Scottish National Dictionary (1700–)
from 2005 supplement
MORNINGSIDE, n. Name of a residential district of Edinburgh, often used to describe the over-refined, supposedly affected speech of (some of) the inhabitants, and also their behaviour, attitudes, etc. Mainly attrib. Cf. Kelvinside.Sc. 1973 A. J. Aitken ed. Lowland Scots 10:
The Scottish Augustans seem to have bequeathed us an inferiority complex and the Morningside accent.Sc. 1976 Scotsman 24 Dec 1/7:
He talks awful tosted breed, if ye unnerstan' my Morningside accent.Sc. 1990 Guardian 1 Sep :
Yet despite the record, ladies with impeccable Morningside accents defended Becky Sharp to the death.Sc. 1997 Scotland on Sunday 17 Aug :
The odour was tart and nippy, suggestive of Morningside ladies, or spinster schoolteachers.Sc. 1999 Sunday Times 2 May :
Edinburgh is the least Scots place. That Morningside accent sounds like a Swede trying to talk Surrey.Sc. 1999 Scotsman 17 May 20:
She emigrated to the US in the early Sixties and continued her acting interests, notably as a vibrant lead in The Prime of Miss Jean Brodie for Theatre Memphis. She was a natural for the part, despite her Glasgow roots, and could project a fairly accurate Edinburgh Morningside accent.m.Sc. 1999 Christopher Brookmyre in Susie Maguire and Amanda Hargreaves Something Wicked: Scottish Crime Fiction 4:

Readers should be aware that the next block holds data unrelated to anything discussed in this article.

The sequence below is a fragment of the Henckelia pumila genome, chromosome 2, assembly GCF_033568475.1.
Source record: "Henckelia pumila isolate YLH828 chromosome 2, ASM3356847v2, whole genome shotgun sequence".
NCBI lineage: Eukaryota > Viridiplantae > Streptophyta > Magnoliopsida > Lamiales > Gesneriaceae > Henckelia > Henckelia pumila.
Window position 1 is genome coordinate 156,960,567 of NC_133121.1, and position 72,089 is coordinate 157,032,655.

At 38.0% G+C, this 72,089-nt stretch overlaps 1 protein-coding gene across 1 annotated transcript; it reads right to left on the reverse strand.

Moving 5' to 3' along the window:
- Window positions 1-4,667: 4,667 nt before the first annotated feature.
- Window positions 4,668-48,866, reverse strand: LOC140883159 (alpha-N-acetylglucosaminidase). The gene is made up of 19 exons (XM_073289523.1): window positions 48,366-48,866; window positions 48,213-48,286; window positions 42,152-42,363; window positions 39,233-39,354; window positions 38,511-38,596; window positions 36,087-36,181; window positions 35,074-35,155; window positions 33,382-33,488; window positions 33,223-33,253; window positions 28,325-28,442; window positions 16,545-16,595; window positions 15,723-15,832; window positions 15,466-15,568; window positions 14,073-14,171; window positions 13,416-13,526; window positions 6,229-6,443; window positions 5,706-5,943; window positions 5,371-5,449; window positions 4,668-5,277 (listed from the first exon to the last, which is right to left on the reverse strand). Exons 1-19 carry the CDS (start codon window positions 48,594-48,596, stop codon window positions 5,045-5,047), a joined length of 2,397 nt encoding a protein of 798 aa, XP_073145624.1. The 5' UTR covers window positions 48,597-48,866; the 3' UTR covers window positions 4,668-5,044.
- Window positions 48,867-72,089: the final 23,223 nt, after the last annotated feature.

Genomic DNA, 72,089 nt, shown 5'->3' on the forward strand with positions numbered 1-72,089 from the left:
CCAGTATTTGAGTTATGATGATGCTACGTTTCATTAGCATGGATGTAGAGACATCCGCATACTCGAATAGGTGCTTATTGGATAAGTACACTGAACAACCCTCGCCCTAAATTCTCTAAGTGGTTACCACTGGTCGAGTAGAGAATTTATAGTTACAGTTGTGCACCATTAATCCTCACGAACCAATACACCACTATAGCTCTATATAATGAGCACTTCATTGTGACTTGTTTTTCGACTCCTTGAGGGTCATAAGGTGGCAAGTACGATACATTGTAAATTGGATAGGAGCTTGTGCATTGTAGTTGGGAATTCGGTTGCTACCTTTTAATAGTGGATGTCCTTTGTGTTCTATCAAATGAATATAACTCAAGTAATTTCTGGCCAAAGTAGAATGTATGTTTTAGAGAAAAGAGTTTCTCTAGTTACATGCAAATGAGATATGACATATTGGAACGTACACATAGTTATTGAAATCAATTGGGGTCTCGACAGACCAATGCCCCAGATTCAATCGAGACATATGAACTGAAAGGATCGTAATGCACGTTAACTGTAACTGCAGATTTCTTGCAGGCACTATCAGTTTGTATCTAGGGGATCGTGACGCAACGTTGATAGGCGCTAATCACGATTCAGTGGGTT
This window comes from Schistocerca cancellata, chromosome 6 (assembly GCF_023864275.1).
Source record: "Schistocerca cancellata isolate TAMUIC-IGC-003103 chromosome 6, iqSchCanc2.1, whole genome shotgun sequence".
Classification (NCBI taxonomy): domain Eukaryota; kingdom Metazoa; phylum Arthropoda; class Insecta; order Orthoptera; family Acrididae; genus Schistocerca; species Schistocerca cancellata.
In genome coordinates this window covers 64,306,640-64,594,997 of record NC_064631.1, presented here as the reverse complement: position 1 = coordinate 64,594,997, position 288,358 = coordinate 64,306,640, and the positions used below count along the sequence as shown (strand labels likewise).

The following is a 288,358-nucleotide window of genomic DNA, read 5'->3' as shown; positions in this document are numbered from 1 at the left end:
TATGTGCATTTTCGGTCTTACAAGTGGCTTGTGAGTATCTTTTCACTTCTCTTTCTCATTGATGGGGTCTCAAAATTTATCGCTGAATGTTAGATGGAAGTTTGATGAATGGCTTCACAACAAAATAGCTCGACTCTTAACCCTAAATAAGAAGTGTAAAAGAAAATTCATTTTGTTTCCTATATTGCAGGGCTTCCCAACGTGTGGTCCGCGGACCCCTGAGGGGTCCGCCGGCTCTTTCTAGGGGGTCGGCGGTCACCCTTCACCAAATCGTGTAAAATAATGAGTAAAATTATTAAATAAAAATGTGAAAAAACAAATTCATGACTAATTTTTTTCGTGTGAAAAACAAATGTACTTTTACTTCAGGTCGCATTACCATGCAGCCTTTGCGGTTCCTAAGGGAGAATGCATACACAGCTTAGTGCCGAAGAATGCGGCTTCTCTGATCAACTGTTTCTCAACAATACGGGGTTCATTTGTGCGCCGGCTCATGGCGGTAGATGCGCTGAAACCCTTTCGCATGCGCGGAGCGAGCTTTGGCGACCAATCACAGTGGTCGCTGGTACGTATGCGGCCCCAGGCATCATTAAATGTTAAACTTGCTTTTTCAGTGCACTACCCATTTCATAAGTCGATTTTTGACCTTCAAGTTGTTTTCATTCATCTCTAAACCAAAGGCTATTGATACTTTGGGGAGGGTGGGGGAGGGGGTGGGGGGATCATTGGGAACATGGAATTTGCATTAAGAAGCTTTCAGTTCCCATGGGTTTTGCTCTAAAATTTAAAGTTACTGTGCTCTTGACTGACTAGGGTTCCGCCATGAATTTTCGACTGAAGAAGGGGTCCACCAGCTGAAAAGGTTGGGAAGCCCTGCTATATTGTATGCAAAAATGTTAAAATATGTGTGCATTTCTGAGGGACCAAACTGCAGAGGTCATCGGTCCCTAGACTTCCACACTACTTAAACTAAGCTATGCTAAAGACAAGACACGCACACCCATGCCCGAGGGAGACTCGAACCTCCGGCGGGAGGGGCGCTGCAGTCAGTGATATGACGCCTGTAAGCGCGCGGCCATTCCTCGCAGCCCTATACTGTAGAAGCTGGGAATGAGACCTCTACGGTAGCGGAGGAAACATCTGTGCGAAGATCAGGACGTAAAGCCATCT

And behind her were a couple of Morningside Ladies muttering about whichever Fringe show had been singled out for moral opprobrium (and a resultant box office boost) this year by Conservative Councillor Moira Knox.Sc. 2002 Herald 20 Dec 15:
"The difference between a Morningside accent and a Kelvinside accent is that Glasgow is a funny city, where people are very demonstrative and Edinburgh is a very undemonstrative city where there's not much humour. ... "Sc. 2003 Guardian 30 Aug 14:
But why do the Scots tend to go straight to English? In the days when they had more than one MP, the Scottish Tories all had English accents, with the sole exception of Teddy Taylor. Mind you, there is the magnificently strangulated Morningside accent from Edinburgh, as in "Sex: bags used for carrying coal."Sc. 2004 Sunday Times 14 Nov 1:
"Well, there is an element of truth to it," Corbett says in that dry, Morningside accent with the in-built chuckle, buttering a bread roll with all the sadistic vigour of his kind.
Add Comb.: Morningside speed, Informal name for cocaine.Edb. 1993 Irvine Welsh Trainspotting (1994) 74:
Mitch lines up some Morningside speed, cocaine, on the formica-top table.em.Sc. 1997 Ian Rankin Black & Blue (1999) 12:
He'd done most of the major drugs in his time: Billy Whizz, skag, Morningside speed. He was on a meth programme now. On dope, he was a small problem, an irritation; off dope, he was pure radge. He was Mental.em.Sc. 1999 Ian Rankin Dead Souls 4:
'Salisbury Crag' has become rhyming slang in the city. It means skag, heroin. 'Morningside Speed' is cocaine. A snort of coke just now would do him the world of good, but wouldn't be enough.
You may wish to vary the format shown below depending on the citation style used.
"Morningside n.". Dictionary of the Scots Language. 2004. Scottish Language Dictionaries Ltd. Accessed 20 May 2019 <https://www.dsl.ac.uk/entry/snd/sndns2606>
Try an Advanced Search